mov     op,r                    '\ justify op                     - - -  b r o  %--_----_----_--0-_----_----
                            shr     op,#5                   '/   (sets type to register)      - - -  b r o  %--_----_----_-0--_----_----
    {jF_12}                 or      op,#%1100               'set bit mode                     - - -  b r -  %--_----_----_0---_----_----   ?????
    
              
                    call    #_debugreg1
                            
    {j9_012 jF_123}         call    #.reg_xlate             'translate to P2 regs             r w a  b r o  $0
              
                    call    #_debugreg2
                            
    

    I now use this for each possible variation
    x x x  x x x  %--_----_----_1111_0100_0111
    
    where the "-" is for unused (convert to 0 when inserted into the table) and of course 1 to skip, 0 to execute
    and for each instruction in the group, this
    r w a  b r o  %--_----_----_----_--0-_----
    
    I try to make the single alpha chars make some form of sense.
    My Prop boards: P8XBlade2, RamBlade, CpuBlade, TriBlade
    Prop OS (also see Sphinx, PropDos, PropCmd, Spinix)
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    Prop Tools (Index) , Emulators (Index) , ZiCog (Z80)
  • roglohrogloh Posts: 1,293
    edited 2019-03-30 - 03:50:30
    TonyB_ wrote: »
    P.S. I think slowest instruction is 8-bit arithmetic e.g. ADD A,r or INC/DEC r, as mentioned above:
    http://forums.parallax.com/discussion/comment/1467699/#Comment_1467699

    Ok, thanks TonyB_. I see now that those Z80 flag bitwise computations required for 8 bit register ALU operations is sort of the limiting case for all those fast 4 T state Z80 register arithmetic instructions as this burns quite a few P2 instructions. So any optimizations found that work there are going to be helpful to speed things up. Most of the rest of the Z80 instruction set seems to give you plenty more T-states to play with.

    Note: I'm not saying it necessarily needs to be sped up by the way. It's going to be plenty fast for emulating a typical 4MHz Z80 IMHO. :smile:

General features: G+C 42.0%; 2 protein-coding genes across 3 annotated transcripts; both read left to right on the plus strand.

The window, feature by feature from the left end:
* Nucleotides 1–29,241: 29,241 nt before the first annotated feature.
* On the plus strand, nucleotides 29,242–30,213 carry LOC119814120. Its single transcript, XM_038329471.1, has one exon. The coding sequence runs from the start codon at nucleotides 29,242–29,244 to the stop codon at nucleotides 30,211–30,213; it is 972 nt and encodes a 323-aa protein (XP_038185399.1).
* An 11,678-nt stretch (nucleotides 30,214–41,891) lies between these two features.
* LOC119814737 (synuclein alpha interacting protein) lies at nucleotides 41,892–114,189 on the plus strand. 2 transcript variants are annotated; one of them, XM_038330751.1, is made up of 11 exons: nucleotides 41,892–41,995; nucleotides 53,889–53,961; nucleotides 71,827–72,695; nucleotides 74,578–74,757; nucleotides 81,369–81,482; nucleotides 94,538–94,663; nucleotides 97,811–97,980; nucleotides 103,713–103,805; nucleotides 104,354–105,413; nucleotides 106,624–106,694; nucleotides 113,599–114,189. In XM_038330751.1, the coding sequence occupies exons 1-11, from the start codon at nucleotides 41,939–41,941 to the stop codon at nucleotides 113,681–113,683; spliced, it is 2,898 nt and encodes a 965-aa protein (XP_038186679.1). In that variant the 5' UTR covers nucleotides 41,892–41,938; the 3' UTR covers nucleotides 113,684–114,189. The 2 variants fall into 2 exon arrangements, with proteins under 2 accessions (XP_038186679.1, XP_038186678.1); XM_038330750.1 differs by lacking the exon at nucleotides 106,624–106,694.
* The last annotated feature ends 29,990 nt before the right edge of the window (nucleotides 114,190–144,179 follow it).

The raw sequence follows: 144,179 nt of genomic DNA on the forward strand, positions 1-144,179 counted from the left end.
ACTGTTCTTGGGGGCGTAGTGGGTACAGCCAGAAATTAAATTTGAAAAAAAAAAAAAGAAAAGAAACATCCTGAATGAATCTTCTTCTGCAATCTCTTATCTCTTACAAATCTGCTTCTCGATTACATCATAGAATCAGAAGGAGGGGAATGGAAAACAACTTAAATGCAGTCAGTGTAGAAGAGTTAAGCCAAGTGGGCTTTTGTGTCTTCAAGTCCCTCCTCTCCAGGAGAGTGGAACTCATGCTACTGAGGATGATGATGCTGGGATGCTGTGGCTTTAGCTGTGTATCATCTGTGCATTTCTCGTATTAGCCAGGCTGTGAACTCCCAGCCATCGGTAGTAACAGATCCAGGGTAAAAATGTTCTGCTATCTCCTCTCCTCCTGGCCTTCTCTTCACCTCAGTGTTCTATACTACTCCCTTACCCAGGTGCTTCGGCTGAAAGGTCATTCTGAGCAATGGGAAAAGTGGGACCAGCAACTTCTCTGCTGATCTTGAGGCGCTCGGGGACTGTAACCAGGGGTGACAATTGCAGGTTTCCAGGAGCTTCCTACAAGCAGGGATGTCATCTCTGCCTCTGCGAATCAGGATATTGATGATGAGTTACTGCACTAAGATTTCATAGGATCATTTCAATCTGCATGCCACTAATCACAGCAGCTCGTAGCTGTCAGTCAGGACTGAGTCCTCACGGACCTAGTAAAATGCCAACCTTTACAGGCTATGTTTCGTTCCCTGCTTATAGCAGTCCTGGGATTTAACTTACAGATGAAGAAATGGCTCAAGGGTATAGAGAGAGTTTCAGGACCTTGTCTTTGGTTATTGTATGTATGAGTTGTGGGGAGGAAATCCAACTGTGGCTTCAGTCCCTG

• TonyB_TonyB_ Posts: 1,294
    edited 2019-03-30 - 04:28:53
    Cluso, I'll study your horizontal scheme for skip patterns. I don't like scrolling sideways and my display resolution is small by modern standards. I borrowed Chip's vertical method, with a letter for each option generally starting at "a" but sometimes more appropriate, although "d" for DI and "e" for EI just happened that way.

    Re saving longs, some code that looks as though it could shrink by using skipping cannot do so because it is in routines that are called from skip sequences, as I mention briefly in the source. I could save one long by combining CB_ with the other prefixes, which would disappear in a version with no timing. DAA could jump elsewhere to write some flags, saving three longs perhaps, but this is scraping the bottom of the barrel. I'd be happy to be proved wrong, though.
    Formerly known as TonyB
  • rogloh wrote: »
    TonyB_ wrote: »
    P.S. I think slowest instruction is 8-bit arithmetic e.g. ADD A,r or INC/DEC r, as mentioned above:
    http://forums.parallax.com/discussion/comment/1467699/#Comment_1467699

    Ok, thanks TonyB_. I see now that those Z80 flag bitwise computations required for 8 bit register ALU operations is sort of the limiting case for all those fast 4 T state Z80 register arithmetic instructions as this burns quite a few P2 instructions. So any optimizations found that work there are going to be helpful to speed things up. Most of the rest of the Z80 instruction set seems to give you plenty more T-states to play with.